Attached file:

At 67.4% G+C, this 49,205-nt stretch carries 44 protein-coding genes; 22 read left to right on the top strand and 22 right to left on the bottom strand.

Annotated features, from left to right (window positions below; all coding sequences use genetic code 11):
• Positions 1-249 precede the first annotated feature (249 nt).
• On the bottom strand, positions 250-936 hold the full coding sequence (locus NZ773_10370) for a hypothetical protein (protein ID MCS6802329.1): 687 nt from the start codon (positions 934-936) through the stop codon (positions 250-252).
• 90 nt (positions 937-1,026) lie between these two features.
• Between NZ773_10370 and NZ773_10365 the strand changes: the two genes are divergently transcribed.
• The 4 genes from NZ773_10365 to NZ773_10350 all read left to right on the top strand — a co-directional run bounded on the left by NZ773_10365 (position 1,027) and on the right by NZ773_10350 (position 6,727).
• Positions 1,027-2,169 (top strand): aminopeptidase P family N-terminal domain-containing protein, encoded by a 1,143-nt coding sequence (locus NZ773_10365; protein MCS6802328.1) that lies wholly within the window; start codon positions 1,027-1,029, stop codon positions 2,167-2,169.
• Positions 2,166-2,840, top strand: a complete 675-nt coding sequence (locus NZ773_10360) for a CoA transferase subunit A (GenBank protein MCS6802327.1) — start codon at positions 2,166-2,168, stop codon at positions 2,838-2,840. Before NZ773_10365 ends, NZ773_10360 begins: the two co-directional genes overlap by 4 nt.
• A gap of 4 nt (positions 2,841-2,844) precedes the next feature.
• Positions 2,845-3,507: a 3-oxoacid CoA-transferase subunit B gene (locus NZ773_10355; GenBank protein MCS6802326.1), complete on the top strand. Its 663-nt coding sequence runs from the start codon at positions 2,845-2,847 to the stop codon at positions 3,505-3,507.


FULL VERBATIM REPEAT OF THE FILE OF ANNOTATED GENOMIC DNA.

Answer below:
At 67.4% G+C, this 49,205-nt stretch carries 44 protein-coding genes; 22 read left to right on the top strand and 22 right to left on the bottom strand.

Annotated features, from left to right (window positions below; all coding sequences use genetic code 11):
• Positions 1-249 precede the first annotated feature (249 nt).
• On the bottom strand, positions 250-936 hold the full coding sequence (locus NZ773_10370) for a hypothetical protein (protein ID MCS6802329.1): 687 nt from the start codon (positions 934-936) through the stop codon (positions 250-252).
• 90 nt (positions 937-1,026) lie between these two features.
• Between NZ773_10370 and NZ773_10365 the strand changes: the two genes are divergently transcribed.
• The 4 genes from NZ773_10365 to NZ773_10350 all read left to right on the top strand — a co-directional run bounded on the left by NZ773_10365 (position 1,027) and on the right by NZ773_10350 (position 6,727).
• Positions 1,027-2,169 (top strand): aminopeptidase P family N-terminal domain-containing protein, encoded by a 1,143-nt coding sequence (locus NZ773_10365; protein MCS6802328.1) that lies wholly within the window; start codon positions 1,027-1,029, stop codon positions 2,167-2,169.
• Positions 2,166-2,840, top strand: a complete 675-nt coding sequence (locus NZ773_10360) for a CoA transferase subunit A (GenBank protein MCS6802327.1) — start codon at positions 2,166-2,168, stop codon at positions 2,838-2,840. Before NZ773_10365 ends, NZ773_10360 begins: the two co-directional genes overlap by 4 nt.
• A gap of 4 nt (positions 2,841-2,844) precedes the next feature.
• Positions 2,845-3,507: a 3-oxoacid CoA-transferase subunit B gene (locus NZ773_10355; GenBank protein MCS6802326.1), complete on the top strand. Its 663-nt coding sequence runs from the start codon at positions 2,845-2,847 to the stop codon at positions 3,505-3,507.